Therefore, in the zag fuse having the stepped shape according to the present invention, the miniaturization of the driver transistor increases the advantage of the module level individualization, and the system level programming can be realized at a low cost. There are significant advantages over straight current blown fuses, such as reduced supply voltage requirements and chip area impact.

Although the present invention has been described in terms of a single preferred embodiment, those skilled in the art will recognize that the invention can be practiced with modification within the spirit and scope of the invention. For example, the fuse of the present invention can be implemented in other than a single plane by providing links on the steps on the substrate surface.

[0025]

According to the present invention, a fuse that requires a low blowing current is achieved, and the power supply voltage and chip area required for the driver transistor can be minimized.

[Brief description of drawings]

FIG. 1 is a plan view showing a stepped shape of a zag fuse according to a preferred embodiment of the present invention.

FIG. 2 is a plan view of the zag fuse of FIG. 1 showing the concentration of current density at the corners inside this shape.

FIG. 3 is a plan view of the Zag fuse of FIG. 1 showing the propagation of melting in the fuse.

FIG. 4 is a graph of data showing a comparison of current densities for blowing a zag fuse according to the present invention and a conventional straight fuse.

FIG. 5 is a cross-sectional view of a semiconductor substrate showing a manufacturing process of a zag fuse.

FIG. 6 is a plan view of the zag fuse shown in FIG.

FIG. 7 is a cross-sectional view after further processing the semiconductor substrate of FIG.

FIG. 8 is a plan view showing a Zag fuse and its cross connection.

FIG. 9 is a schematic diagram of a circuit for blowing a zag fuse according to the present invention.

[Explanation of symbols]

 11 First Horizontal Leg 12 Free End 13 Second Vertical Leg 14 Third Horizontal Leg 15 Free End 20 Silicon Substrate 21 Insulating Layer 22 Polysilicon Layer 23 Second Insulating Layer 24 Contact Hole 26 Metal Contact 30 Zag Fuse 31 NFET transistor 32 Fusing control circuit 33 Cross connection inverter

 ─────────────────────────────────────────────────── ————————————————————————————————————————————————————————————————————————————————————————————————————————————————————————————————————————————————————————————————————————— 72-45-Daptant-William Guthrie-William Huth Guthrie Killer Run Drive 5 (72), Essex Junction, Vermont, United States 05452 Inventor Oliver Kiel United States 05452 Jack Alan Mandellman, Inventor, Brickyard Road, Essex Junction, Vermont 05452 Beach Street 26 (72) Inventor, Joseph Samuel Wadd, Essex Junction, Vermont, USA 05452 United States 05403, Vermont Sau vinegar Burlington, Maple Wood Drive 13

Claims (6)

[Claims]
1. A conductive strip of fuse material on a semiconductor substrate that is used in semiconductor circuits to implement redundant or custom wiring, requires a low blowing current, and forms a fuse link, the method comprising: Although the strip is essentially uniform in width across the fuse link's main axis, there is at least one bend in the fuse link, which causes current crowding in the bend in the fuse link due to current crowding. Dense and concentrated fuses
A fuse structure, characterized in that the fuse material begins to melt when the input current to the link increases and reaches the inner corner current density.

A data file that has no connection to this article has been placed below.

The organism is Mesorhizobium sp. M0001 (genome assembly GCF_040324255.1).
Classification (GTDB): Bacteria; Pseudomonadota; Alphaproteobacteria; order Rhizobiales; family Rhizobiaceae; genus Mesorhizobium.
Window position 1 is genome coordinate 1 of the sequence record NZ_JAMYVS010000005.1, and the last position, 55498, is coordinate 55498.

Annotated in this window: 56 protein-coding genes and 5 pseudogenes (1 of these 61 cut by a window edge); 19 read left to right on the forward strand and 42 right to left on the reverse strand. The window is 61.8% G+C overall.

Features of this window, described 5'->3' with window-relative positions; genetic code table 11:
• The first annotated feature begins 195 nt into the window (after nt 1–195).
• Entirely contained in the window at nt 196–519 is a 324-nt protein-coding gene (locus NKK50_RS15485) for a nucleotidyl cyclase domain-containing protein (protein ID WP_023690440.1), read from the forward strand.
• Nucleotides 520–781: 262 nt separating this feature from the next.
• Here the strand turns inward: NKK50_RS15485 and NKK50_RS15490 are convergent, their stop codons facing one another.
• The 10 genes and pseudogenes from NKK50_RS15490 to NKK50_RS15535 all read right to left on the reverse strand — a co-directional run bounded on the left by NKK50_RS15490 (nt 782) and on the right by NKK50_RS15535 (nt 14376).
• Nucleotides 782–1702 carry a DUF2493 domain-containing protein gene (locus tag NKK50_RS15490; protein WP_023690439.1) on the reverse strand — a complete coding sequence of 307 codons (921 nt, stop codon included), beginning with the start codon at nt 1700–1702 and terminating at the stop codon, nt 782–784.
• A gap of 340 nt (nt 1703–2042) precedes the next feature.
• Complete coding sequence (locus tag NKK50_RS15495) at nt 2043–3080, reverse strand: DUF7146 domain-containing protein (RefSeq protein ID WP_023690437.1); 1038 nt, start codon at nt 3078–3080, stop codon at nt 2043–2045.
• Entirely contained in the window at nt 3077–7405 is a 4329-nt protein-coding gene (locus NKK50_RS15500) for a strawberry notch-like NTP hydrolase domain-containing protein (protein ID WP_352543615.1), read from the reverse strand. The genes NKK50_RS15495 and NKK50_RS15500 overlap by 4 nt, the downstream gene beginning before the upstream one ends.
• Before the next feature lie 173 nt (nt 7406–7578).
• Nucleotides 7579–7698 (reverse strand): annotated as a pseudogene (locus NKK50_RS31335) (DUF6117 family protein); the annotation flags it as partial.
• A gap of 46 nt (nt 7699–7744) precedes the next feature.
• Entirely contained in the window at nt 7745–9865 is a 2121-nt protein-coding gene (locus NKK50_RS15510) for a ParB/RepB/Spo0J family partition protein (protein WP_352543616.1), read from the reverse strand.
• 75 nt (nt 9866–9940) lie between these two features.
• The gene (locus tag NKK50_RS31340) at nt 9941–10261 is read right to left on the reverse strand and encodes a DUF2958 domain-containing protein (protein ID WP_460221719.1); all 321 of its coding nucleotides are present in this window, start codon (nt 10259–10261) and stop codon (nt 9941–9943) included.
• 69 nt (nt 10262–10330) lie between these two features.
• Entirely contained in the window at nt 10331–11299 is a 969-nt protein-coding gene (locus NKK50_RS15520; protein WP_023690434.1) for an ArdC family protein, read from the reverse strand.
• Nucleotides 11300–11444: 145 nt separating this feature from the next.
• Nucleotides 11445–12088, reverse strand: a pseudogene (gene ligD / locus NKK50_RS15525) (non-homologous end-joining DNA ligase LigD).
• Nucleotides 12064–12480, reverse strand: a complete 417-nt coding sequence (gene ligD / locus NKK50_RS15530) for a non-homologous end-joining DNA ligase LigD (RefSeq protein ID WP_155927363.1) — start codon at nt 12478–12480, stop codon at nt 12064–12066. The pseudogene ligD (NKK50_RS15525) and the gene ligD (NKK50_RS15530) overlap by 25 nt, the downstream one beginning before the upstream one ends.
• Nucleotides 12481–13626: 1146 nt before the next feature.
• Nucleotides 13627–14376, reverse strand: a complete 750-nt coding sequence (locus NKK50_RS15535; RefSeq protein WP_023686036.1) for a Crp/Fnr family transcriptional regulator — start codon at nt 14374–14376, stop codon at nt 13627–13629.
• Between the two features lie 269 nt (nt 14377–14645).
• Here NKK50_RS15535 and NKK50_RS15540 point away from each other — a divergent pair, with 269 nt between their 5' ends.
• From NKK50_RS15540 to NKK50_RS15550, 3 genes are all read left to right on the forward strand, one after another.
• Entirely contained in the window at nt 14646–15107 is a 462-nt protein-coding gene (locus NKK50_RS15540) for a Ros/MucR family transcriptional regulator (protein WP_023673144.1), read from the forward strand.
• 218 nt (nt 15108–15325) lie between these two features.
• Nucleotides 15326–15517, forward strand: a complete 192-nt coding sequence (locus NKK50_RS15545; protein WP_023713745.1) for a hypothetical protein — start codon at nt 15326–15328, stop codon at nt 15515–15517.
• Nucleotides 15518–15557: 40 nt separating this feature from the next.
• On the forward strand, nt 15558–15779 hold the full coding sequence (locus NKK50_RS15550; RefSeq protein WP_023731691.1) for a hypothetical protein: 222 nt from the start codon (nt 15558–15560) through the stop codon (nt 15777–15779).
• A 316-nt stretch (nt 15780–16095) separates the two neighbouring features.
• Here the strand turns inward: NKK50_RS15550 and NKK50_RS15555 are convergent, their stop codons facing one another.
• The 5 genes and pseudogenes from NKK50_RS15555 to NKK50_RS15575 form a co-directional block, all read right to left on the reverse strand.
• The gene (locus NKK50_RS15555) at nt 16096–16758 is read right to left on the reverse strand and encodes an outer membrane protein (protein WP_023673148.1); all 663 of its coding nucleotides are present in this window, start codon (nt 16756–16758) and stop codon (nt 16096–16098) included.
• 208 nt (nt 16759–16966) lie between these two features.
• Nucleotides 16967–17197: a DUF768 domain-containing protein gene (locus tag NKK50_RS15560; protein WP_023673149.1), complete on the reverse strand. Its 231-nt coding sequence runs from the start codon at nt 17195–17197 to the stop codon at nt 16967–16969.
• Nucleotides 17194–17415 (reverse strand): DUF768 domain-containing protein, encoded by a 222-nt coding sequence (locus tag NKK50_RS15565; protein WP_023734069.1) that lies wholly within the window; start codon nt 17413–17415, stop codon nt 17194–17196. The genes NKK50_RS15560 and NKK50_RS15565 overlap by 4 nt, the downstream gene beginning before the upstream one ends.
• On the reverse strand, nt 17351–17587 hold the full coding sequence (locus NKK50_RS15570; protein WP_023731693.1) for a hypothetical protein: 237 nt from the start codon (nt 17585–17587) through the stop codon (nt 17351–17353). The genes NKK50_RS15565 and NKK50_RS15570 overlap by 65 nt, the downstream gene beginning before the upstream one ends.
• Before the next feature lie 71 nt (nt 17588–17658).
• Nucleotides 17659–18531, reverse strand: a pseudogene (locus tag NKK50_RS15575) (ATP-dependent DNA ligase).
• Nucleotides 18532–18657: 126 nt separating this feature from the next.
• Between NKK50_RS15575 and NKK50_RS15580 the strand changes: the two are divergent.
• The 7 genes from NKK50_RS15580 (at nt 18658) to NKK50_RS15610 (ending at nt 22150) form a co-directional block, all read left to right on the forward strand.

2. The fuse structure according to claim 1, wherein the fuse material is P + polysilicon.
3. The strip is characterized in that it is sealed between two layers of insulating material and further comprises electrical contacts formed in a hole exposing the free end of the strip.
The fuse structure according to claim 2.
4. The fuse structure of claim 1, wherein the strip is formed with two bends that provide two redundant points where the fuse is blown by current crowding. body.
5. A step of forming a first insulating layer on a silicon substrate, a step of depositing a conductive material on the first insulating layer, and a step in which the width dimension is basically uniform over the entire main axis. But
It has at least one bend so that the current density concentrates due to the current crowding and the input current to the fuse link increases and the fuse material begins to melt when it reaches a certain current density. Forming a fuse link in the conductive material; depositing a second insulating layer on the first insulating layer and the fuse link to form the fuse link; And sealing the fuse with a hole in the second insulating layer.
The required fusing current used in semiconductor circuits to implement redundant or custom wiring, including exposing the free ends of the links and depositing electrical contacts for fuse links in the holes. A low-cost method of manufacturing a fuse structure.
6. The method of claim 5, wherein the conductive material is P + polysilicon.
JP7225493A 1992-04-02 1993-03-30 Zag fuse of low fusing current Granted JPH06140510A (en)

Priority Applications (2)

Application Number Priority Date Filing Date Title
US86177292A true 1992-04-02 1992-04-02
US861772 1992-04-02

Publications (1)

Publication Number Publication Date
JPH06140510A true JPH06140510A (en) 1994-05-20

Family

ID=25336717

Family Applications (1)

Application Number Title Priority Date Filing Date
JP7225493A Granted JPH06140510A (en) 1992-04-02 1993-03-30 Zag fuse of low fusing current

Country Status (5)

Country Link
US (1) US5420456A (en)
EP (1) EP0563852A1 (en)
JP (1) JPH06140510A (en)
KR (1) KR970007115B1 (en)
TW (1) TW228036B (en)

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US5420456A (en) 1995-05-30